Dr. Jenkins gave a presentation with Dr. Cameron John last Thursday at UVU’s mental health symposium on depression.
”We are understaffed for the size of student body we have,” Jenkins said after their presentation.
UVU has five mental-health counselors and BYU has 30, despite that the two universities are similar in size and student demographics. The national standard of counselor-to-student ratio is 1:1,500. UVU has a ratio of around 1:5,000. Jenkins said that because of the lack of counselors, some students have to wait two to three weeks to see a counselor, and some counselors work through their lunch breaks to see an extra patient.
“Then you have to worry about burn out [with the counselors],” Jenkins said.
Jenkins did say that the Health Center takes emergency and high-risk patients who need to see a counselor immediately. He said there are some days when a counselor will see two or three high-risk patients on top of their usual schedule, which adds even more work and stress for the counselors.
The long wait to see a counselor, and the need for more of them, concerns some students at UVU.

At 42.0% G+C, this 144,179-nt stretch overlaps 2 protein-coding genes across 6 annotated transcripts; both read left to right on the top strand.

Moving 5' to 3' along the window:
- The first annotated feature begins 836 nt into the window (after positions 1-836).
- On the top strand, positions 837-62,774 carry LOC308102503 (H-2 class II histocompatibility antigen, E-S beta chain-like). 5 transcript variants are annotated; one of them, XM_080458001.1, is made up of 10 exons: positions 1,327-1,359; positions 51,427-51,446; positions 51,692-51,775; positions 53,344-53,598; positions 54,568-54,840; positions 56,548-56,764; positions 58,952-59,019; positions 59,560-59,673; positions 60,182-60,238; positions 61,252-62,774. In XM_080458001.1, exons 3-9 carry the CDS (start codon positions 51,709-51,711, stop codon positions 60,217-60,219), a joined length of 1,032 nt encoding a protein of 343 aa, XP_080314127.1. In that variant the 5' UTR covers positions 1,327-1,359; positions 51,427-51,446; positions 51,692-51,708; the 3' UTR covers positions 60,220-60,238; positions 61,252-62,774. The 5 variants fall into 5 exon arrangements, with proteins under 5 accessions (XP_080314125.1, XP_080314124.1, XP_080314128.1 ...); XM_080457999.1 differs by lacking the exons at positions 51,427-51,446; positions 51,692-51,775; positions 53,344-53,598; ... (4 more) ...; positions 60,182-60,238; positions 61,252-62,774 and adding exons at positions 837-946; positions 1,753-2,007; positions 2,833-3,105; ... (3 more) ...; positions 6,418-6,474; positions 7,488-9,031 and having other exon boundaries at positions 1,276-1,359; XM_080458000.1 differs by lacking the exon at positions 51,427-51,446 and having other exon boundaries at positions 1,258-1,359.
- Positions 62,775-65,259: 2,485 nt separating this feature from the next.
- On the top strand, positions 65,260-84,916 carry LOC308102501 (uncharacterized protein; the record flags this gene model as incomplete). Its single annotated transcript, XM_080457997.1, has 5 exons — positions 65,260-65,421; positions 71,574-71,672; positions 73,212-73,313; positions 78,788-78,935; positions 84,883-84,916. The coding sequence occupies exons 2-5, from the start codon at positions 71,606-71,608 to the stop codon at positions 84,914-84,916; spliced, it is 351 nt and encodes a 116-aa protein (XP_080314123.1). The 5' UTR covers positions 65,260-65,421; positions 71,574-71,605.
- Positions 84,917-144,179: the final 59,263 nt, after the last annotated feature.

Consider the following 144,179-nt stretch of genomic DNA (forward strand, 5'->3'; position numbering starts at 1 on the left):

“College kids being looked after should be [UVU’s] top priority,” said Cody Burton, international business major. “A lot of bad things can happen in two or three weeks.”
Jenkins said the program needs more mental health professionals to help bring those wait times down, but also congratulated administration for “doing the best they can. The last two or three years they have done a wonderful job.”
According to Jenkins and John, a positive and powerful support system is key when trying to overcome depression, and that’s why UVU’s mental health program is so important. Jenkins and John said that of UVU’s student body, around 10 percent suffer from some degree of depression, which is the national average. However, without more mental health counselors that 10 percent can become more serious.